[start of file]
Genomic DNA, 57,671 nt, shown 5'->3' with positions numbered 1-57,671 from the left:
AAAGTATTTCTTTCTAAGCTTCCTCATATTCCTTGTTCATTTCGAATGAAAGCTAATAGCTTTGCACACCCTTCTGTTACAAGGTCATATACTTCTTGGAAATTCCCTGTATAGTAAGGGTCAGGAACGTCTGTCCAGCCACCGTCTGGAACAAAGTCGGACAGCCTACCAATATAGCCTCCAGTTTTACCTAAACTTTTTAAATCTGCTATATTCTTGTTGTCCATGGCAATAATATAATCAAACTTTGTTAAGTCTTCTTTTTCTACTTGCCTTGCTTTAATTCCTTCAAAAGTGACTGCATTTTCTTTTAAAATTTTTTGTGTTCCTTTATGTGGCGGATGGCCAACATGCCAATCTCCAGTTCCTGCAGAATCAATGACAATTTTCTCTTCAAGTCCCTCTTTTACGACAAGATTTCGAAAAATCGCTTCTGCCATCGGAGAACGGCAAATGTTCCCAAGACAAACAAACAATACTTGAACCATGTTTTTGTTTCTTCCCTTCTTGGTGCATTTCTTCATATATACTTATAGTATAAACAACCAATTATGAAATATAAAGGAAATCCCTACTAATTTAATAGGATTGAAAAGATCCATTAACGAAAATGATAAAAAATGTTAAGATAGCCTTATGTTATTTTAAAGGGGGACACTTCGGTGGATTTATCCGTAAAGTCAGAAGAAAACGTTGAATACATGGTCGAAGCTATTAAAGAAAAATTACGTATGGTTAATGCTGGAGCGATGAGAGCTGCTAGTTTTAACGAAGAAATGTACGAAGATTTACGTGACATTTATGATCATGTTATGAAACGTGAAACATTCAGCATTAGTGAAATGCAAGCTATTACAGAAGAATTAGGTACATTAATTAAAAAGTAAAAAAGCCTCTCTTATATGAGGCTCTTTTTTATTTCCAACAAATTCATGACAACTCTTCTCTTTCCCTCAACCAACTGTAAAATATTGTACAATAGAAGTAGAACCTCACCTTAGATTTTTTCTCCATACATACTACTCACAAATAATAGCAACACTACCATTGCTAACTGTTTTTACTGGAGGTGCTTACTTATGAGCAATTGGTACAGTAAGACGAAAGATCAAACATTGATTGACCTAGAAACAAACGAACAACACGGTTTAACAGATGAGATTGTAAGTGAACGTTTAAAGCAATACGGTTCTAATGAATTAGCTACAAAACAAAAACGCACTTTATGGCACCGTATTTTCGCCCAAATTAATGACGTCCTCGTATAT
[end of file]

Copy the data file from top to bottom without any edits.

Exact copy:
Genomic DNA, 57,671 nt, shown 5'->3' with positions numbered 1-57,671 from the left:
AAAGTATTTCTTTCTAAGCTTCCTCATATTCCTTGTTCATTTCGAATGAAAGCTAATAGCTTTGCACACCCTTCTGTTACAAGGTCATATACTTCTTGGAAATTCCCTGTATAGTAAGGGTCAGGAACGTCTGTCCAGCCACCGTCTGGAACAAAGTCGGACAGCCTACCAATATAGCCTCCAGTTTTACCTAAACTTTTTAAATCTGCTATATTCTTGTTGTCCATGGCAATAATATAATCAAACTTTGTTAAGTCTTCTTTTTCTACTTGCCTTGCTTTAATTCCTTCAAAAGTGACTGCATTTTCTTTTAAAATTTTTTGTGTTCCTTTATGTGGCGGATGGCCAACATGCCAATCTCCAGTTCCTGCAGAATCAATGACAATTTTCTCTTCAAGTCCCTCTTTTACGACAAGATTTCGAAAAATCGCTTCTGCCATCGGAGAACGGCAAATGTTCCCAAGACAAACAAACAATACTTGAACCATGTTTTTGTTTCTTCCCTTCTTGGTGCATTTCTTCATATATACTTATAGTATAAACAACCAATTATGAAATATAAAGGAAATCCCTACTAATTTAATAGGATTGAAAAGATCCATTAACGAAAATGATAAAAAATGTTAAGATAGCCTTATGTTATTTTAAAGGGGGACACTTCGGTGGATTTATCCGTAAAGTCAGAAGAAAACGTTGAATACATGGTCGAAGCTATTAAAGAAAAATTACGTATGGTTAATGCTGGAGCGATGAGAGCTGCTAGTTTTAACGAAGAAATGTACGAAGATTTACGTGACATTTATGATCATGTTATGAAACGTGAAACATTCAGCATTAGTGAAATGCAAGCTATTACAGAAGAATTAGGTACATTAATTAAAAAGTAAAAAAGCCTCTCTTATATGAGGCTCTTTTTTATTTCCAACAAATTCATGACAACTCTTCTCTTTCCCTCAACCAACTGTAAAATATTGTACAATAGAAGTAGAACCTCACCTTAGATTTTTTCTCCATACATACTACTCACAAATAATAGCAACACTACCATTGCTAACTGTTTTTACTGGAGGTGCTTACTTATGAGCAATTGGTACAGTAAGACGAAAGATCAAACATTGATTGACCTAGAAACAAACGAACAACACGGTTTAACAGATGAGATTGTAAGTGAACGTTTAAAGCAATACGGTTCTAATGAATTAGCTACAAAACAAAAACGCACTTTATGGCACCGTATTTTCGCCCAAATTAATGACGTCCTCGTATAT